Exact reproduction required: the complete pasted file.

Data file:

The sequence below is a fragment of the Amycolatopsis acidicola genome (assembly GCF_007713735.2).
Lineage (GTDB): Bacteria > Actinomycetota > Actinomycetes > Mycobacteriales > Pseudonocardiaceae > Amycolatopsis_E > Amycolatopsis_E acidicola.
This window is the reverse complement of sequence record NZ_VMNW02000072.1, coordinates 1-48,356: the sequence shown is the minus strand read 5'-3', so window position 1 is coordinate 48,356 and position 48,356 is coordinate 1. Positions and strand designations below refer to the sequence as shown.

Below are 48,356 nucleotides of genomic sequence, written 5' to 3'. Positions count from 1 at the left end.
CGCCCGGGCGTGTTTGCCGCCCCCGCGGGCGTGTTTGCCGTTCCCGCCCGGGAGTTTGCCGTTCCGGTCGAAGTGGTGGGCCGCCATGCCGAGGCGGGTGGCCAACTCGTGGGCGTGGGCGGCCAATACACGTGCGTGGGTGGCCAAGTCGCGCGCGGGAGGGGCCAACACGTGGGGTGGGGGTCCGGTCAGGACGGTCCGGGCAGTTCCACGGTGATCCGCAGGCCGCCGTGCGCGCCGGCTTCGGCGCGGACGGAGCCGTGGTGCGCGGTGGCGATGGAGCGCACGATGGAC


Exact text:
The sequence below is a fragment of the Amycolatopsis acidicola genome (assembly GCF_007713735.2).
Lineage (GTDB): Bacteria > Actinomycetota > Actinomycetes > Mycobacteriales > Pseudonocardiaceae > Amycolatopsis_E > Amycolatopsis_E acidicola.
This window is the reverse complement of sequence record NZ_VMNW02000072.1, coordinates 1-48,356: the sequence shown is the minus strand read 5'-3', so window position 1 is coordinate 48,356 and position 48,356 is coordinate 1. Positions and strand designations below refer to the sequence as shown.

Below are 48,356 nucleotides of genomic sequence, written 5' to 3'. Positions count from 1 at the left end.
CGCCCGGGCGTGTTTGCCGCCCCCGCGGGCGTGTTTGCCGTTCCCGCCCGGGAGTTTGCCGTTCCGGTCGAAGTGGTGGGCCGCCATGCCGAGGCGGGTGGCCAACTCGTGGGCGTGGGCGGCCAATACACGTGCGTGGGTGGCCAAGTCGCGCGCGGGAGGGGCCAACACGTGGGGTGGGGGTCCGGTCAGGACGGTCCGGGCAGTTCCACGGTGATCCGCAGGCCGCCGTGCGCGCCGGCTTCGGCGCGGACGGAGCCGTGGTGCGCGGTGGCGATGGAGCGCACGATGGAC